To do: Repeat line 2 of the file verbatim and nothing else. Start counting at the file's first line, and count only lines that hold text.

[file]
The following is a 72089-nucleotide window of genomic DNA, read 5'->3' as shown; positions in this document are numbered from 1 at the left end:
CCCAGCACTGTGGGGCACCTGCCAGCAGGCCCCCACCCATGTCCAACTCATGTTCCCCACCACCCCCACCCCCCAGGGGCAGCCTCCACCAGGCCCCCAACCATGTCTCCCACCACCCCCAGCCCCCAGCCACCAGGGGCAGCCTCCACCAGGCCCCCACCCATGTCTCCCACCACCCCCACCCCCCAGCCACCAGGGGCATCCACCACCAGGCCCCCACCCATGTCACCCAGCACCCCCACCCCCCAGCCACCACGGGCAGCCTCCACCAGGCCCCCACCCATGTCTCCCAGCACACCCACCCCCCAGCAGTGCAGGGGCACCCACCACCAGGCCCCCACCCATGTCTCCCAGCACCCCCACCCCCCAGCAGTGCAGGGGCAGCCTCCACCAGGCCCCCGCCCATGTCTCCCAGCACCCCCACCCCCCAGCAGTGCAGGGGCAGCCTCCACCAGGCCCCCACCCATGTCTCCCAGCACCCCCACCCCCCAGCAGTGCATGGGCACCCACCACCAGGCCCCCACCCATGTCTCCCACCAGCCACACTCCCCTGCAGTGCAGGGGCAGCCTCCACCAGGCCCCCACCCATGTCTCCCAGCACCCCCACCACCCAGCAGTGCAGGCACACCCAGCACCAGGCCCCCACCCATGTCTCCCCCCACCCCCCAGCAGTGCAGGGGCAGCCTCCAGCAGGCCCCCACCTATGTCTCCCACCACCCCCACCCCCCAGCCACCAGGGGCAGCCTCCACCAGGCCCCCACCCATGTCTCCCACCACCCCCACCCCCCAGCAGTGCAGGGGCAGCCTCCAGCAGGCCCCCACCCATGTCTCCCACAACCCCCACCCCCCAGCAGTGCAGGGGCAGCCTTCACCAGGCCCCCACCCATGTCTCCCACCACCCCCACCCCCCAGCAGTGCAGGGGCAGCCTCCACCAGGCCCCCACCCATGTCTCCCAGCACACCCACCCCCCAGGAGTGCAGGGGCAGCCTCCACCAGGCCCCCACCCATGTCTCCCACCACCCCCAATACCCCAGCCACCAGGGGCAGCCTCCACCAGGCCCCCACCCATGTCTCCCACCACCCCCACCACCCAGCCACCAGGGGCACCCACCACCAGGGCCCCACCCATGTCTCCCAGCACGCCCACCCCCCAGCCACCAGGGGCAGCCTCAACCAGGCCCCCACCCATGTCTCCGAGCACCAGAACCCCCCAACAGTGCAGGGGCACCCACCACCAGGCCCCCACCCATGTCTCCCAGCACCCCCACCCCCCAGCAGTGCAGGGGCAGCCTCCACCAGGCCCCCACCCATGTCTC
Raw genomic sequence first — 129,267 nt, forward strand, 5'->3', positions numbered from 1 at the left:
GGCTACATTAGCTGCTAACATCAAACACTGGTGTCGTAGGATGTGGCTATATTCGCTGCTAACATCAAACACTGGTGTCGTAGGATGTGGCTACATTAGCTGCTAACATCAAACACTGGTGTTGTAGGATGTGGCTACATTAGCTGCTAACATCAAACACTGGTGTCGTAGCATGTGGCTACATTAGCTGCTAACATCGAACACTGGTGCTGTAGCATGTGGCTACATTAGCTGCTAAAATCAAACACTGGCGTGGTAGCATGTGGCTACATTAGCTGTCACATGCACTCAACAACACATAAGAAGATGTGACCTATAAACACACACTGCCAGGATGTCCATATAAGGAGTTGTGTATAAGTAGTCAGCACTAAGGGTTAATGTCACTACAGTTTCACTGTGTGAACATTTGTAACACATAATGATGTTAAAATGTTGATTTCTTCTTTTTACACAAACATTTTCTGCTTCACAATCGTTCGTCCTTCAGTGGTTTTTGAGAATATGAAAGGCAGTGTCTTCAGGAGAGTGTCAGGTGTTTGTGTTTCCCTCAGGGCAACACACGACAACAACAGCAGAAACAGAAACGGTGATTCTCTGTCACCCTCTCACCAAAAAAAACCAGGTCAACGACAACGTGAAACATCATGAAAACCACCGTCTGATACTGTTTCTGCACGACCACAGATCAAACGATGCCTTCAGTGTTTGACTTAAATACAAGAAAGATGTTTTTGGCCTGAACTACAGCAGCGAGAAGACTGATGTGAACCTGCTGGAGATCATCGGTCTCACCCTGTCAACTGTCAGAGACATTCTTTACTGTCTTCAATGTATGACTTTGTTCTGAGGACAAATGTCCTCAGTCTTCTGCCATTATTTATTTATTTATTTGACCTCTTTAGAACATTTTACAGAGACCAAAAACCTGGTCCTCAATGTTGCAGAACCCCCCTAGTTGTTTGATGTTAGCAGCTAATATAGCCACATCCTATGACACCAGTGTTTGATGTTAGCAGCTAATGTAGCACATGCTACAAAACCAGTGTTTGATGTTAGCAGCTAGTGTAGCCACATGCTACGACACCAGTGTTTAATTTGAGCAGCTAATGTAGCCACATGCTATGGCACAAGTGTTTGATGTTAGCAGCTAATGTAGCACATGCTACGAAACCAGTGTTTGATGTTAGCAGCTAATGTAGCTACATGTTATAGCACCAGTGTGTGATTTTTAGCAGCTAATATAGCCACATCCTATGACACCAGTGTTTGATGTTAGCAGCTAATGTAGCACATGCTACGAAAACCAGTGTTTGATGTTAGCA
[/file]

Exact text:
CCCAGCACTGTGGGGCACCTGCCAGCAGGCCCCCACCCATGTCCAACTCATGTTCCCCACCACCCCCACCCCCCAGGGGCAGCCTCCACCAGGCCCCCAACCATGTCTCCCACCACCCCCAGCCCCCAGCCACCAGGGGCAGCCTCCACCAGGCCCCCACCCATGTCTCCCACCACCCCCACCCCCCAGCCACCAGGGGCATCCACCACCAGGCCCCCACCCATGTCACCCAGCACCCCCACCCCCCAGCCACCACGGGCAGCCTCCACCAGGCCCCCACCCATGTCTCCCAGCACACCCACCCCCCAGCAGTGCAGGGGCACCCACCACCAGGCCCCCACCCATGTCTCCCAGCACCCCCACCCCCCAGCAGTGCAGGGGCAGCCTCCACCAGGCCCCCGCCCATGTCTCCCAGCACCCCCACCCCCCAGCAGTGCAGGGGCAGCCTCCACCAGGCCCCCACCCATGTCTCCCAGCACCCCCACCCCCCAGCAGTGCATGGGCACCCACCACCAGGCCCCCACCCATGTCTCCCACCAGCCACACTCCCCTGCAGTGCAGGGGCAGCCTCCACCAGGCCCCCACCCATGTCTCCCAGCACCCCCACCACCCAGCAGTGCAGGCACACCCAGCACCAGGCCCCCACCCATGTCTCCCCCCACCCCCCAGCAGTGCAGGGGCAGCCTCCAGCAGGCCCCCACCTATGTCTCCCACCACCCCCACCCCCCAGCCACCAGGGGCAGCCTCCACCAGGCCCCCACCCATGTCTCCCACCACCCCCACCCCCCAGCAGTGCAGGGGCAGCCTCCAGCAGGCCCCCACCCATGTCTCCCACAACCCCCACCCCCCAGCAGTGCAGGGGCAGCCTTCACCAGGCCCCCACCCATGTCTCCCACCACCCCCACCCCCCAGCAGTGCAGGGGCAGCCTCCACCAGGCCCCCACCCATGTCTCCCAGCACACCCACCCCCCAGGAGTGCAGGGGCAGCCTCCACCAGGCCCCCACCCATGTCTCCCACCACCCCCAATACCCCAGCCACCAGGGGCAGCCTCCACCAGGCCCCCACCCATGTCTCCCACCACCCCCACCACCCAGCCACCAGGGGCACCCACCACCAGGGCCCCACCCATGTCTCCCAGCACGCCCACCCCCCAGCCACCAGGGGCAGCCTCAACCAGGCCCCCACCCATGTCTCCGAGCACCAGAACCCCCCAACAGTGCAGGGGCACCCACCACCAGGCCCCCACCCATGTCTCCCAGCACCCCCACCCCCCAGCAGTGCAGGGGCAGCCTCCACCAGGCCCCCACCCATGTCTC